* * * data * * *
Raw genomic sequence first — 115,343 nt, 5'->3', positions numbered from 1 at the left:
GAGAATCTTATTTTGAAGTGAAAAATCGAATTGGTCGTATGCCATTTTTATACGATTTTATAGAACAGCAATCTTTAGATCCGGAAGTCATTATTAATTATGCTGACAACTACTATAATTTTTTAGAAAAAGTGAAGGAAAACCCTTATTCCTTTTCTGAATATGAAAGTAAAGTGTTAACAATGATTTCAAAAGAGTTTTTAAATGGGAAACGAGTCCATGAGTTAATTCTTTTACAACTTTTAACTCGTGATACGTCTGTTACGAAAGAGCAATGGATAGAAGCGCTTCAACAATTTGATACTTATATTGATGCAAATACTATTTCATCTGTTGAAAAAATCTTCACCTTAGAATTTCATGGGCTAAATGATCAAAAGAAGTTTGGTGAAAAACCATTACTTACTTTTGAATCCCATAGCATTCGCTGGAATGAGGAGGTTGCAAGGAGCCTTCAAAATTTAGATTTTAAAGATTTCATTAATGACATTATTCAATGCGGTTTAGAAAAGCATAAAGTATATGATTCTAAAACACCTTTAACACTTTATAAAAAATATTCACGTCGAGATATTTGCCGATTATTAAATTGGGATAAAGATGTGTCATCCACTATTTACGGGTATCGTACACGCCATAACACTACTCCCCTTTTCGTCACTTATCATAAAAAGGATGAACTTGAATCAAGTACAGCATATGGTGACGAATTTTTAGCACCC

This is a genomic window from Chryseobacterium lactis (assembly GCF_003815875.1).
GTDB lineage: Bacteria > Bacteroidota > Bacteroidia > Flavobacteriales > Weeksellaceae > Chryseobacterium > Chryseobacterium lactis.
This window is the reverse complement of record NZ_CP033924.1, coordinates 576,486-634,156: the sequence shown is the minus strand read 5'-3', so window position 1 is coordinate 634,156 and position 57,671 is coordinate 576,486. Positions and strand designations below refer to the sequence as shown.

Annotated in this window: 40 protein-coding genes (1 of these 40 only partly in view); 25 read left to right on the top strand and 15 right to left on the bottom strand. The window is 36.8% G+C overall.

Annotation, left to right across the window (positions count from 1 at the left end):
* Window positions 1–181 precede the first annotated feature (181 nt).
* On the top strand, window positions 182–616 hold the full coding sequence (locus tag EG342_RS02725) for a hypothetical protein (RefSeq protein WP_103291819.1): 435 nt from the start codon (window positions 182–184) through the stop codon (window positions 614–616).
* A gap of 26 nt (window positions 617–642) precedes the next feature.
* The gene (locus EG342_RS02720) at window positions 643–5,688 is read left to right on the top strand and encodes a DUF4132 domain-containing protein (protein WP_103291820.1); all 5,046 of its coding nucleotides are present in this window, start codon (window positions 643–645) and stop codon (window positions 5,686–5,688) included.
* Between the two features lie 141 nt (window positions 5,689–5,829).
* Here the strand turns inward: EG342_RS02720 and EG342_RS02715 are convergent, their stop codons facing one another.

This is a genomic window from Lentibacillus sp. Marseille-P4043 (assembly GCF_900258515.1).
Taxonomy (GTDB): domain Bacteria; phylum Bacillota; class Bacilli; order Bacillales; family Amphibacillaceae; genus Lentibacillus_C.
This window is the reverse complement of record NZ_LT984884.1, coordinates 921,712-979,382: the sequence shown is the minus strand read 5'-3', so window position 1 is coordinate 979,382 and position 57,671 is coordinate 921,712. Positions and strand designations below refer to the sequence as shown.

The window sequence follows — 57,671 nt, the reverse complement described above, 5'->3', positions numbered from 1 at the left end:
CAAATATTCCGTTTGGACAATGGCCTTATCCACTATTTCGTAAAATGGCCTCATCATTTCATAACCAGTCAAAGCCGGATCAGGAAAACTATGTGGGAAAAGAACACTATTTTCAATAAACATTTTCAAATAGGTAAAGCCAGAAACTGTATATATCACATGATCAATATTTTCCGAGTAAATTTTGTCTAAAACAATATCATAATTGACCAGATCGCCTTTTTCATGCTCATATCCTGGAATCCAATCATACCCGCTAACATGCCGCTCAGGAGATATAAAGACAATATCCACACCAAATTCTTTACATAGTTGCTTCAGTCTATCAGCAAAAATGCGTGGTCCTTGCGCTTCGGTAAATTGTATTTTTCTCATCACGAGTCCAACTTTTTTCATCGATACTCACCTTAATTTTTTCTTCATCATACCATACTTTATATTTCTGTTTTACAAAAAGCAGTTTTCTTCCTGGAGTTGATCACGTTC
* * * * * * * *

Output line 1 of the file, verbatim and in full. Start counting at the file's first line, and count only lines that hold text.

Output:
Raw genomic sequence first — 115,343 nt, 5'->3', positions numbered from 1 at the left: